Stack Overflow is a community of 4.7 million programmers, just like you, helping each other.

Join them; it only takes a minute:

Sign up
Join the Stack Overflow community to:
  1. Ask programming questions
  2. Answer and help your peers
  3. Get recognized for your expertise

Background: We have our source code saved in an SVN repository at our own server. We have Team A working on the main functionality of the website. We are looking to work with a Team B on the design aspects which will be at a different location.

A long time back when setting up the SVN repository, I created it with a structure which was finally accessible at:

svn://www.myserver.com/main/abc

The source code files are present at the 'abc' level and in folders below that.

This has been working fine for us until now when I need to create a branch. Choosing TortoiseSVN → Branch/Tag seems to give me the option of creating a branch at:

svn://www.myserver.com/main/def

However, when I tried it last, it seemed to create a folder WITHIN 'abc' named 'def' which wasn't what I was expecting at all. I was hoping to create a completely separate copy of the repository which Team B could work on, and when it came time to merge the two - that could happen as smoothly as possible.

[I understand that when committing changes in 'abc', we will also have to commit in 'def']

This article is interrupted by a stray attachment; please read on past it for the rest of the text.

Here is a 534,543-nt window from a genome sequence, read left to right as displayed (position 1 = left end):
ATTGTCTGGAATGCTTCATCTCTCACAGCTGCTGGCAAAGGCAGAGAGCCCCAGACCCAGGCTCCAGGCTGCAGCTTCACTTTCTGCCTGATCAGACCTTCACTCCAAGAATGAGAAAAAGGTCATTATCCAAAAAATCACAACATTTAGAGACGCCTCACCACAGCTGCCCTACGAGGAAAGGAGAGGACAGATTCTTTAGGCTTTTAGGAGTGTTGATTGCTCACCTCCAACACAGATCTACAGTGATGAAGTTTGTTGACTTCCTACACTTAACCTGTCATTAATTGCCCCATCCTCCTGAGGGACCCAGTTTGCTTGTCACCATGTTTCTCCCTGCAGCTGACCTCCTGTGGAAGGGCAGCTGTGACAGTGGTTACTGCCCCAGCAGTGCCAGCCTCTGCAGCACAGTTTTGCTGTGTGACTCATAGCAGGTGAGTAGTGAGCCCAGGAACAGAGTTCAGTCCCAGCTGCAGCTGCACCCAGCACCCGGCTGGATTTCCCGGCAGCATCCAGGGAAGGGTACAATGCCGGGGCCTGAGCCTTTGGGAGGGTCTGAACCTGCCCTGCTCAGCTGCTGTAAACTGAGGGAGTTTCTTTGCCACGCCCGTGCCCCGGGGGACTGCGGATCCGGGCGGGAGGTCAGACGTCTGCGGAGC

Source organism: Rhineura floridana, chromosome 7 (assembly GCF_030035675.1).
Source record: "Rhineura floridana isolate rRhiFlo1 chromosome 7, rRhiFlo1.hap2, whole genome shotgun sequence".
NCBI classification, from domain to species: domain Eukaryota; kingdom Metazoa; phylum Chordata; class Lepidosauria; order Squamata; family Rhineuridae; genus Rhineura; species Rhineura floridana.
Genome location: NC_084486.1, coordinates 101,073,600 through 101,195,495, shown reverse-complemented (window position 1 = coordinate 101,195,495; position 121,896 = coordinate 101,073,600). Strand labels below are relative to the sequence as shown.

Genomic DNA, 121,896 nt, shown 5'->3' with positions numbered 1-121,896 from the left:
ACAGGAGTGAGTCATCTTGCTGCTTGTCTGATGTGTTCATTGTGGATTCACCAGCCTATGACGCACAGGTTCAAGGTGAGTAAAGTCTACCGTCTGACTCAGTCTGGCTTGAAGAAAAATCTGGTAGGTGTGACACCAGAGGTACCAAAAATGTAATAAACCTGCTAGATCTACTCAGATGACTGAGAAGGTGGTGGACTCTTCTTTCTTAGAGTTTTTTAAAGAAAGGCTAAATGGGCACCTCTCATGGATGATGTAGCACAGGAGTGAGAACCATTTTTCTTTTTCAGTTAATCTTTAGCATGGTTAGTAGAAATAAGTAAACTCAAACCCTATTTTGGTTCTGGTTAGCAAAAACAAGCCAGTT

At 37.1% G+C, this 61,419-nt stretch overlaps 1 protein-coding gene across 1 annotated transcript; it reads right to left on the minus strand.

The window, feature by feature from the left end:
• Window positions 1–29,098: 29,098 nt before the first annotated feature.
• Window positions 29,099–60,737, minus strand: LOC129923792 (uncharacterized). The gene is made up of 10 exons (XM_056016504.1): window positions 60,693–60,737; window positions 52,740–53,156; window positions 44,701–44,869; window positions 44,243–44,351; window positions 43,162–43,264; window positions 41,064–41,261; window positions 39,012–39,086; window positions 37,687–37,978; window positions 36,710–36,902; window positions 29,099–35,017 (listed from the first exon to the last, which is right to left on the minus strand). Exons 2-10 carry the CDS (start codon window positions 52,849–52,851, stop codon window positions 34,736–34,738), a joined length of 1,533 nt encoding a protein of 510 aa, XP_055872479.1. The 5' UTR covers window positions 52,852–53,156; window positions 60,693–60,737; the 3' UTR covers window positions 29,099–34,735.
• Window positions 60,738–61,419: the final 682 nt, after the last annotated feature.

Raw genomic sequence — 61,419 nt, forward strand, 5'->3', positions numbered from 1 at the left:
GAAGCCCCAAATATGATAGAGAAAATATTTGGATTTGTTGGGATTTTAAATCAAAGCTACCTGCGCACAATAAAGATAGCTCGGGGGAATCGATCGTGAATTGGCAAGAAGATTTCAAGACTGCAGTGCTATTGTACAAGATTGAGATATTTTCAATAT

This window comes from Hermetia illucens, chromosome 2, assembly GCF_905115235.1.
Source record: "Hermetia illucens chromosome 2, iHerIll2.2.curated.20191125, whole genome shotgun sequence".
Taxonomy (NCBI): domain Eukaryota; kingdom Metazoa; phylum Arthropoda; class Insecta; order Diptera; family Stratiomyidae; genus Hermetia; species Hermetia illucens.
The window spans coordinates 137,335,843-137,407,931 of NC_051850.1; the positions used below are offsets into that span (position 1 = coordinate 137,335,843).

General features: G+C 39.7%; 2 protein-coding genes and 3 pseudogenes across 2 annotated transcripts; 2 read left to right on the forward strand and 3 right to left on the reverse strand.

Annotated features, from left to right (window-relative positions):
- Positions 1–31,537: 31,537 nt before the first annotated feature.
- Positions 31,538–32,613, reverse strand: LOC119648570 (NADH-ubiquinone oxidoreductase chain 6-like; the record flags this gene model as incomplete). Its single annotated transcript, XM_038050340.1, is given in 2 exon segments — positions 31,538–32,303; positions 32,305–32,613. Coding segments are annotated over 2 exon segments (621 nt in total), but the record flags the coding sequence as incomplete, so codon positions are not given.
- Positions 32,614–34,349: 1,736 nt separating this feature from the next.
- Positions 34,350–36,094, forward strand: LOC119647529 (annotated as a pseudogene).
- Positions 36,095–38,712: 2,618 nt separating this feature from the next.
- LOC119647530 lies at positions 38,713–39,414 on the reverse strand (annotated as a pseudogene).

share|improve this question
2  
Note that "trunk" isn't a special location in SVN, it's merely a convention that most people use. – Oliver Charlesworth Dec 17 '11 at 16:27

A branch in svn is nothing more than a copy. If you're using an interface that gives the name "trunk" and "branches" special meaning (and the way you describe it, it seems that TortoiseSVN does so), try to avoid its branching function and simply create a copy directly. If you check out svn://www.myserver.com/main/, and then copy abc to def, you're all set. Team B can then check out svn://www.myserver.com/main/def.

share|improve this answer

Extended version of Hvd's answer

Repository layout is nothing more than accepted agreement about using tree. You can store mainline and side-work in any place of repository tree, while they aren't intersected.

In your description of current state of repo you miss one important thing: Where is repository root, on which level? Both situations "/main/" and "abc/" are solvable, but with different steps.

You can easy detect root even remote, using TSVN's Repository Browser. Can you access svn://www.myserver.com/main/ URL as repository or you'll get error?

Second question, related to repo-root is "Which URL TeamA use now for accessing repo?" Yes, I read and understand

structure which was finally accessible at svn://www.myserver.com/main/abc

but it leave some space for assumptions:

  • does TeamA checkout from svn://www.myserver.com/main/ and have ABC dir inside working copy
  • does TeamA checkout from svn://www.myserver.com/main/abc and have wotking space at the root immediatelly

(first version and svn://www.myserver.com/main as root from Q1 will require later re-checkout repository in order to exclude common root with TeamB space)

Resume

Find Repo-root, write it for us, we'll outline next steps in any case

share|improve this answer

Your Answer

 
discard

By posting your answer, you agree to the privacy policy and terms of service.

Not the answer you're looking for? Browse other questions tagged or ask your own question.